When To Make First Cutting Of Alfalfa

When To Make First Cutting Of Alfalfa

Determining when to harvest first crop of alfalfa this spring can be tricky. It's maturing earlier than normal in warm spring--when should you cut?

The exceptionally warm spring of 2012 has alfalfa growth progressing well ahead of normal, with some farmers expecting to harvest the first crop in April. Harvest should be much sooner this spring, but when? Brian Lang, Iowa State University Extension field agronomist at Decorah in northeast Iowa, provides the following guidelines and information to help farmers make that decision.

When To Make First Cutting Of Alfalfa

This spring alfalfa growth is significantly ahead of normal, and some farmers are planning to harvest the first crop in April, notes Lang. Those who normally harvest first crop alfalfa by calendar date, often harvest in mid to late May. Harvest should be much sooner this spring, but when? Consider using the Predictive Equations of Alfalfa Quality (PEAQ) to determine when to harvest. PEAQ is a simple management tool to estimate alfalfa quality in the field to help predict the best time to harvest first crop.

Use the PEAQ method to determine when to harvest first crop of alfalfa

PEAQ provides an estimate of alfalfa quality based on stage of plant development and stem height. This allows you to estimate standing crop forage quality with a yard stick and your observation of the stands stage of development; vegetative, bud or bloom. Just use these two factors with Table 1 in the PEAQ fact sheet to estimate relative feed value (RFV). Under the best harvest conditions, 10% to 20% of the forage dry matter will be lost at harvest. This amounts to approximately 15 RFV points for haylage and 25 RFV points for hay. Therefore, if you are trying to end up with 150 RFV alfalfa, you should consider harvesting the crop when PEAQ measurements estimate a RFV of 165 to 175 for the standing alfalfa crop in the field.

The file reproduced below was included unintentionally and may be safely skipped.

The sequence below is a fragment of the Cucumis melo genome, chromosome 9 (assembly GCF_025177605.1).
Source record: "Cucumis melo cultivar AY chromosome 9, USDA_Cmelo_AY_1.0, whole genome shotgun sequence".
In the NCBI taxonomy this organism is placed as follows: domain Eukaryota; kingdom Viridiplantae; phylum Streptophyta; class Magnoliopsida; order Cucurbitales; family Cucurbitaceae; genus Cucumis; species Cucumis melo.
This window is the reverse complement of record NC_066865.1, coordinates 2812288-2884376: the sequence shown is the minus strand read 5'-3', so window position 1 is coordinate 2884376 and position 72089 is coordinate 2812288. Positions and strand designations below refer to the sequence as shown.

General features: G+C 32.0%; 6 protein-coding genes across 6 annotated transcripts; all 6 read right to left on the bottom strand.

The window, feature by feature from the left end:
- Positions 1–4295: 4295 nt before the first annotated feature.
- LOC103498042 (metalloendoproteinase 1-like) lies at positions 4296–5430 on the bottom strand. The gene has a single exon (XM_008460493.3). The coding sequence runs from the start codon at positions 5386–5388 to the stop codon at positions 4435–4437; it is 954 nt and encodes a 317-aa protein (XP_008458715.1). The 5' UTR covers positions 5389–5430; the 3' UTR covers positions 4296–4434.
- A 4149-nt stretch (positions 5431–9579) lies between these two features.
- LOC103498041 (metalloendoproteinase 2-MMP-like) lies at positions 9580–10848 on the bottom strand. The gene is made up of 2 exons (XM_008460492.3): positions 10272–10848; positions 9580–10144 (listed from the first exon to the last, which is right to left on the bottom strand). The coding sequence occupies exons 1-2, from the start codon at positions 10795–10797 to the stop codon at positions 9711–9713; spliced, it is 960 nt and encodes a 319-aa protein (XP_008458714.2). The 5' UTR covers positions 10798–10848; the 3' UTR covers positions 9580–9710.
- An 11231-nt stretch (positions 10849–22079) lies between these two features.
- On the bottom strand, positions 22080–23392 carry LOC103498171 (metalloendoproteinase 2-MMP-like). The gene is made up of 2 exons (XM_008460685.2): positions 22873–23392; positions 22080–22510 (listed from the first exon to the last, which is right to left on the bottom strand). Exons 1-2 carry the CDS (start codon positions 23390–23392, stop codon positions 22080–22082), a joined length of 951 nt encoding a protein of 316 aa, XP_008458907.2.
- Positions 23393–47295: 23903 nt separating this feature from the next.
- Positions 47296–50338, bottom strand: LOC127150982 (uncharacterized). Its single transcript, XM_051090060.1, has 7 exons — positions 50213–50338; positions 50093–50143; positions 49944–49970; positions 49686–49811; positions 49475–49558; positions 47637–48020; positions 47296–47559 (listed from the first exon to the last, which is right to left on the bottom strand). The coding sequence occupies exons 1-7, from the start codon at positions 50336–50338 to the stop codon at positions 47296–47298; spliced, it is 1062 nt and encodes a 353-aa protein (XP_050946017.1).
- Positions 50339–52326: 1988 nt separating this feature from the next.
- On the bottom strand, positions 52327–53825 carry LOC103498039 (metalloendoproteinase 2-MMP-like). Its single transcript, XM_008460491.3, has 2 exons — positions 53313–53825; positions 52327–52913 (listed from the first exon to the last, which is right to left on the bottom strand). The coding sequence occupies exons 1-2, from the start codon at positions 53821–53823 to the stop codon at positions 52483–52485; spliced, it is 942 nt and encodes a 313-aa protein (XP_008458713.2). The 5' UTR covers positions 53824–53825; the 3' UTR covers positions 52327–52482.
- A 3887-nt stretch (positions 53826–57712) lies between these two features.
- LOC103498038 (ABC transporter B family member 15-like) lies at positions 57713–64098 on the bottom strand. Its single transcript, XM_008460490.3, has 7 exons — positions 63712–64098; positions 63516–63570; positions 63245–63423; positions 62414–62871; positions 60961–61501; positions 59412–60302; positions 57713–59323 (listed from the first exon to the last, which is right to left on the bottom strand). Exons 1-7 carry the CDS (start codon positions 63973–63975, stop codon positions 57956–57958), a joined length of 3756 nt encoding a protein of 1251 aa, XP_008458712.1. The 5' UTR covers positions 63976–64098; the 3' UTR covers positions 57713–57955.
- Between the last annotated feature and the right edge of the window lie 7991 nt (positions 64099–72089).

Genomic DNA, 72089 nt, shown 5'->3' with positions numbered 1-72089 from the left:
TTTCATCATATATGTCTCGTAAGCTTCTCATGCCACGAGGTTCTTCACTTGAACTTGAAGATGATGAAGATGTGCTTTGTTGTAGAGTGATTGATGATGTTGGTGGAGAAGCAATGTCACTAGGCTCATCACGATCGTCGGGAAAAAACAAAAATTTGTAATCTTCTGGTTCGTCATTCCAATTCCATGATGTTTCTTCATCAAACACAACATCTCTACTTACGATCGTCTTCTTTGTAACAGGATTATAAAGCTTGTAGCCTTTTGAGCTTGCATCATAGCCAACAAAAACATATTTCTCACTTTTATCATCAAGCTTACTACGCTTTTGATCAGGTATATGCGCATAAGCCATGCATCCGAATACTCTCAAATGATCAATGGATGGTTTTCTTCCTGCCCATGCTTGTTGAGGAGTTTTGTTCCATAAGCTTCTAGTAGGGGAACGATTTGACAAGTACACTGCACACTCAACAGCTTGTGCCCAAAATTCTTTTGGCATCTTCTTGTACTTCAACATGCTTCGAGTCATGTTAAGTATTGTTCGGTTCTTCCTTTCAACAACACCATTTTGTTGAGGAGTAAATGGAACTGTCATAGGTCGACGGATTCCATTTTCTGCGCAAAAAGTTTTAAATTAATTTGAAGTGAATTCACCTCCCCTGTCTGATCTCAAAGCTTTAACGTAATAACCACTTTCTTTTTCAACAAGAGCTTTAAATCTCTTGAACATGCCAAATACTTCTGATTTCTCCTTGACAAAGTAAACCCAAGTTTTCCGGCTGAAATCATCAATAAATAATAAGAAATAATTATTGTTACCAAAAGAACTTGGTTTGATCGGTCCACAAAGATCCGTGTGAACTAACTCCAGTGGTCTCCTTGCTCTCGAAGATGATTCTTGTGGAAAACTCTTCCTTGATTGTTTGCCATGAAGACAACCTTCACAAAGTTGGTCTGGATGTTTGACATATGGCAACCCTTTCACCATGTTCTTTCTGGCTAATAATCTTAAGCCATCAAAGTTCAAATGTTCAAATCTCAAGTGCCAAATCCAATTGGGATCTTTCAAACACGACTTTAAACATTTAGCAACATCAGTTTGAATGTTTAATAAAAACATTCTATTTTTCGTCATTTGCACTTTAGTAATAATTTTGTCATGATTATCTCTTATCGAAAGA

To help monitor the progress of alfalfa stands in Iowa, ISU Extension created a PEAQ website where RFV determined by PEAQ are posted for various alfalfa fields across Iowa. To see these postings, go to PEAQ and click on "All Above Counties" in the lower right of the Web page. However, these postings are no substitute for monitoring your own fields. As you see in these postings, there are considerable differences from field to field, as expected, do to field location in the state, variety, harvest management, soil fertility, soil type and other factors that affect alfalfa growth and development.

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